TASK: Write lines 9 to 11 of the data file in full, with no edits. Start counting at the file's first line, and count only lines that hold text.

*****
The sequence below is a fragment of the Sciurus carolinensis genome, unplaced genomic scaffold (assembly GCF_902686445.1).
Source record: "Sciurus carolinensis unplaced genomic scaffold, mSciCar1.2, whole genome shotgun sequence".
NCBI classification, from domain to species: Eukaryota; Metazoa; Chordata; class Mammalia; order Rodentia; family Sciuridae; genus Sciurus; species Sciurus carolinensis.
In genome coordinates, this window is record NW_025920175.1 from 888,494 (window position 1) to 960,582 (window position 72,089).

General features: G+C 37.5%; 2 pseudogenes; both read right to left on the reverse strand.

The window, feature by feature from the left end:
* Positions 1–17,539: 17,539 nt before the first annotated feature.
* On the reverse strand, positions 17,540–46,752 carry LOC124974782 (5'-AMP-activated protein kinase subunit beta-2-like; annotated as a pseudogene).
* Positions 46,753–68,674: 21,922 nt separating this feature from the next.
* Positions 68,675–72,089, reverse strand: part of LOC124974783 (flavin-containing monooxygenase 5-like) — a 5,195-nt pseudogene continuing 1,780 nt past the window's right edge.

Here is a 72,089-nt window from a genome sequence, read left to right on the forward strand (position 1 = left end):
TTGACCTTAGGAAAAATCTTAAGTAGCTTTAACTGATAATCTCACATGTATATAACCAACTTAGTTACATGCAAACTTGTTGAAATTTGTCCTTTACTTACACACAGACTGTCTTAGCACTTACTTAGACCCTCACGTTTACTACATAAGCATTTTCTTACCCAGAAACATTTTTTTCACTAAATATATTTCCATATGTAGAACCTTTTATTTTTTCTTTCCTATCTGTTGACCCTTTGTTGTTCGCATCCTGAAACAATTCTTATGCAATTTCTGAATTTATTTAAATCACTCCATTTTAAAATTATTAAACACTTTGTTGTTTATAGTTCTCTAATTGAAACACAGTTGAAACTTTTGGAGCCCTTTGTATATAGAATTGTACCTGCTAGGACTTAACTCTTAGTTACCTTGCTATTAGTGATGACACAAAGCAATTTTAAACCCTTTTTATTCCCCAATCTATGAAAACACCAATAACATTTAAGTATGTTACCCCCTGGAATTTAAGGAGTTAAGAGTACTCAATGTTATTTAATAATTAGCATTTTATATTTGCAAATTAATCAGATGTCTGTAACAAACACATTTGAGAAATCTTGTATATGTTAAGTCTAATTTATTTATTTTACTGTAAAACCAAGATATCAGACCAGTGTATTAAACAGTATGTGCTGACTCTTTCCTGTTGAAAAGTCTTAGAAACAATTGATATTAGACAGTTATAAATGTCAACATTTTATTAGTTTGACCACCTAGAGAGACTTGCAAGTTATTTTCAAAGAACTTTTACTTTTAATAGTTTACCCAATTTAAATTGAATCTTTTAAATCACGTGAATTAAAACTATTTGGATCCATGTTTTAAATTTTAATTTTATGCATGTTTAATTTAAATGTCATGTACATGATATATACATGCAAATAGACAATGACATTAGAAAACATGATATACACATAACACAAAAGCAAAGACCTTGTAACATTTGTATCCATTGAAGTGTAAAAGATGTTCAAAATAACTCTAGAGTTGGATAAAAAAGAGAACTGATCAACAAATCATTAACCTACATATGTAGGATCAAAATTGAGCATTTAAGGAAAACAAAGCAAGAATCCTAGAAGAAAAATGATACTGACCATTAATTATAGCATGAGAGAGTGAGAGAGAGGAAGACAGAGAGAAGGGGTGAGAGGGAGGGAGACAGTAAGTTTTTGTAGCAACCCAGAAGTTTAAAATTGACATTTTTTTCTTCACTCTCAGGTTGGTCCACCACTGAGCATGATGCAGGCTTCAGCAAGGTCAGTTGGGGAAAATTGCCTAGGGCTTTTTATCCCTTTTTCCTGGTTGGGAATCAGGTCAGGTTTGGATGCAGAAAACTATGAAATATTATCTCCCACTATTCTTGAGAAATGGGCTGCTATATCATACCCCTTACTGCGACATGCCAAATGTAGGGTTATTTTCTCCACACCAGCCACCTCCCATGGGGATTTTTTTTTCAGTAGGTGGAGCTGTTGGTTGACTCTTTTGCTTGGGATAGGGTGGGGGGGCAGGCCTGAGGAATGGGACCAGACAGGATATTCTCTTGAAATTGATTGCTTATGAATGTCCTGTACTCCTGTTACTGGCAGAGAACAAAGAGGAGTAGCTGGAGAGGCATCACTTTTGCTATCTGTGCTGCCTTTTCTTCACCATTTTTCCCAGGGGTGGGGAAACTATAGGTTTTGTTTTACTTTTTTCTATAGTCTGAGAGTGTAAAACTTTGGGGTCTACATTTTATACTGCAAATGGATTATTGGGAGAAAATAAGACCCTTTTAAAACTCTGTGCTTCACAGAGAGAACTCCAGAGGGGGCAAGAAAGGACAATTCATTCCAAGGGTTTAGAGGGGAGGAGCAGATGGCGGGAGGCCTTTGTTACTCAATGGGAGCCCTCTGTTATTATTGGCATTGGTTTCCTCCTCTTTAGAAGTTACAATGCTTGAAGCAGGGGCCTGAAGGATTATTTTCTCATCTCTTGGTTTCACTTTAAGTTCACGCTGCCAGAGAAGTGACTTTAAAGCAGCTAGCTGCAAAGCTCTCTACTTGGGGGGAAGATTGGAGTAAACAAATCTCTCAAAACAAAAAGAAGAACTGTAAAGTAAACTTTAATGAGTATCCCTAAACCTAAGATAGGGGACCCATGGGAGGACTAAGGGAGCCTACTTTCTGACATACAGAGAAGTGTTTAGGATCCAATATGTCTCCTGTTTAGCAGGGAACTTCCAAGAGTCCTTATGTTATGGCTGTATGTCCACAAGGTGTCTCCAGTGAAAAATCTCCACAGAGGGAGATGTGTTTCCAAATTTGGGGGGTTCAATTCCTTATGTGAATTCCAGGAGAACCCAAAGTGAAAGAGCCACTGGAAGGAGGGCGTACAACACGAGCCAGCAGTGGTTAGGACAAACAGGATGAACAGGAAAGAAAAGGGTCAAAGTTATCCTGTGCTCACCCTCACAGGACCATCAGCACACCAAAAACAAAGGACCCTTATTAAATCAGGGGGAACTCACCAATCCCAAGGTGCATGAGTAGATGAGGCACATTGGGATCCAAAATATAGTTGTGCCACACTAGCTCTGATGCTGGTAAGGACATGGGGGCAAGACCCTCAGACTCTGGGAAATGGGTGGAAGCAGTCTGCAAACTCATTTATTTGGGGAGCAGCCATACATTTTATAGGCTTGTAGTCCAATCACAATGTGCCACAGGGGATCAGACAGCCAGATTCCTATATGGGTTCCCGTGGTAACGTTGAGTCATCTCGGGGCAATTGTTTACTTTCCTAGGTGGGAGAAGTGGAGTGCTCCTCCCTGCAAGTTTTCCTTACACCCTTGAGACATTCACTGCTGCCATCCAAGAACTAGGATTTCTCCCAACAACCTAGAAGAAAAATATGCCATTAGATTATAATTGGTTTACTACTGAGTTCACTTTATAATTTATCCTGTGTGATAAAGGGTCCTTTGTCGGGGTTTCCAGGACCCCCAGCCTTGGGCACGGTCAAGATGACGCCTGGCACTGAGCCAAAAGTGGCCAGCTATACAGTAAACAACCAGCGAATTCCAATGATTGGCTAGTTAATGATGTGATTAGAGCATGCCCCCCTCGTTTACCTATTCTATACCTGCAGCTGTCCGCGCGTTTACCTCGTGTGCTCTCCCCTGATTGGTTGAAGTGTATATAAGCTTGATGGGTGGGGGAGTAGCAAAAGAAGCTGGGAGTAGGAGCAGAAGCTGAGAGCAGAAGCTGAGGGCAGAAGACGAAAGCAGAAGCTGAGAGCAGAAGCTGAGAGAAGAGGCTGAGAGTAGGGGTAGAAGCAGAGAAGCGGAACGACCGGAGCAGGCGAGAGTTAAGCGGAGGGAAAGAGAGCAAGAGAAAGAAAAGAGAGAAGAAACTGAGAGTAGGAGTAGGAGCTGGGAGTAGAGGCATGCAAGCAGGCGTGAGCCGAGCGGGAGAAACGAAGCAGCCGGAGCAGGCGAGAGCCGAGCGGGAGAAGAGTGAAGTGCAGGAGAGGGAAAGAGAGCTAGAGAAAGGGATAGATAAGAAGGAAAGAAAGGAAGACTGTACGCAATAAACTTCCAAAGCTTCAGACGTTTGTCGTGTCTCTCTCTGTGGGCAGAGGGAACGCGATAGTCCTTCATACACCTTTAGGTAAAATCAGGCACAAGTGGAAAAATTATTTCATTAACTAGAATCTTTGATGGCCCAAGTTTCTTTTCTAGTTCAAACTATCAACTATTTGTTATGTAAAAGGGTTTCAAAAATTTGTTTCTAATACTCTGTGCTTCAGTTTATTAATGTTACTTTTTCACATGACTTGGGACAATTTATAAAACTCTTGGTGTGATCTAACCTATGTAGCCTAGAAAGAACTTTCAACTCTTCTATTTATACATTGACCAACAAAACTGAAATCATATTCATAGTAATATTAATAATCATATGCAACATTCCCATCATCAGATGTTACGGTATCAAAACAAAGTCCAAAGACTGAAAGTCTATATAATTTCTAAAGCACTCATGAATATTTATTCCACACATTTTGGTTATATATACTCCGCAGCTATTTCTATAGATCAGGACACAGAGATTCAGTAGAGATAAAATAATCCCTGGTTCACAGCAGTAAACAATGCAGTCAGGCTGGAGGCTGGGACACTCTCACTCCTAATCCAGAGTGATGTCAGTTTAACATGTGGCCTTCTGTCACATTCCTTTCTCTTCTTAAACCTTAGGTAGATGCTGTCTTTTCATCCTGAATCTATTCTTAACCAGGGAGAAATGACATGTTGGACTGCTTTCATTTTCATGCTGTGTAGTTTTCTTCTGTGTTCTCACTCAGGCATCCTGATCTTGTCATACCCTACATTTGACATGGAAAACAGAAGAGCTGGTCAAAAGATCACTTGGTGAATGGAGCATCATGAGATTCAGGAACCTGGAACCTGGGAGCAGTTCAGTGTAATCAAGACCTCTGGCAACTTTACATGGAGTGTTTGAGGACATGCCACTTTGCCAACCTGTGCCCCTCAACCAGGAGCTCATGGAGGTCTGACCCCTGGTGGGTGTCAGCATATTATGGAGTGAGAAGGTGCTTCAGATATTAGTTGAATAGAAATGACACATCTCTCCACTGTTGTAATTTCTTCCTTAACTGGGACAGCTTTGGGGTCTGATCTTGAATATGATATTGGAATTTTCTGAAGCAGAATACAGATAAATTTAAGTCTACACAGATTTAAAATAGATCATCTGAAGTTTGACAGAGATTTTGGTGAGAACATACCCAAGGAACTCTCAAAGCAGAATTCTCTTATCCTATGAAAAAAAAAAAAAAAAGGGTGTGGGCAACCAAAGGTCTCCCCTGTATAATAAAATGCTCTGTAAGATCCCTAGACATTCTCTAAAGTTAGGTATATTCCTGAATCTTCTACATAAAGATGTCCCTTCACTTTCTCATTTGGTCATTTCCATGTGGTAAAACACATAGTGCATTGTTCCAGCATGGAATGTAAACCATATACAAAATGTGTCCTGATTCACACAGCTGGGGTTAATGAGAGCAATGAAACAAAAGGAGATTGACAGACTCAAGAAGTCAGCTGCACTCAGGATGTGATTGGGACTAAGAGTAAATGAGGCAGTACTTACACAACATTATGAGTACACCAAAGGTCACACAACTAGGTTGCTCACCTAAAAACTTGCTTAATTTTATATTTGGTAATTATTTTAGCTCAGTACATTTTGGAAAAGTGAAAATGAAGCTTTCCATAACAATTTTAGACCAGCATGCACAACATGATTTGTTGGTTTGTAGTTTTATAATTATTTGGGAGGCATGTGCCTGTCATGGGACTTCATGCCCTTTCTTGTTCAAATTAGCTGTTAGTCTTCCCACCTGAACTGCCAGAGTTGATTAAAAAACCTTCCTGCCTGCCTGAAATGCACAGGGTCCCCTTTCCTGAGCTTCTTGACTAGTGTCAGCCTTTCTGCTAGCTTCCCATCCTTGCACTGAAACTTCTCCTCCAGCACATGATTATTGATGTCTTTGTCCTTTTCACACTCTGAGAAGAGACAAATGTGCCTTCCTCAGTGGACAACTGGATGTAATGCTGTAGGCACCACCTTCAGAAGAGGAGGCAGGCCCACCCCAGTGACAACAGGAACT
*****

* Positions 46,753–68,674: 21,922 nt separating this feature from the next.
* Positions 68,675–72,089, reverse strand: part of LOC124974783 (flavin-containing monooxygenase 5-like) — a 5,195-nt pseudogene continuing 1,780 nt past the window's right edge.

Here is a 72,089-nt window from a genome sequence, read left to right on the forward strand (position 1 = left end):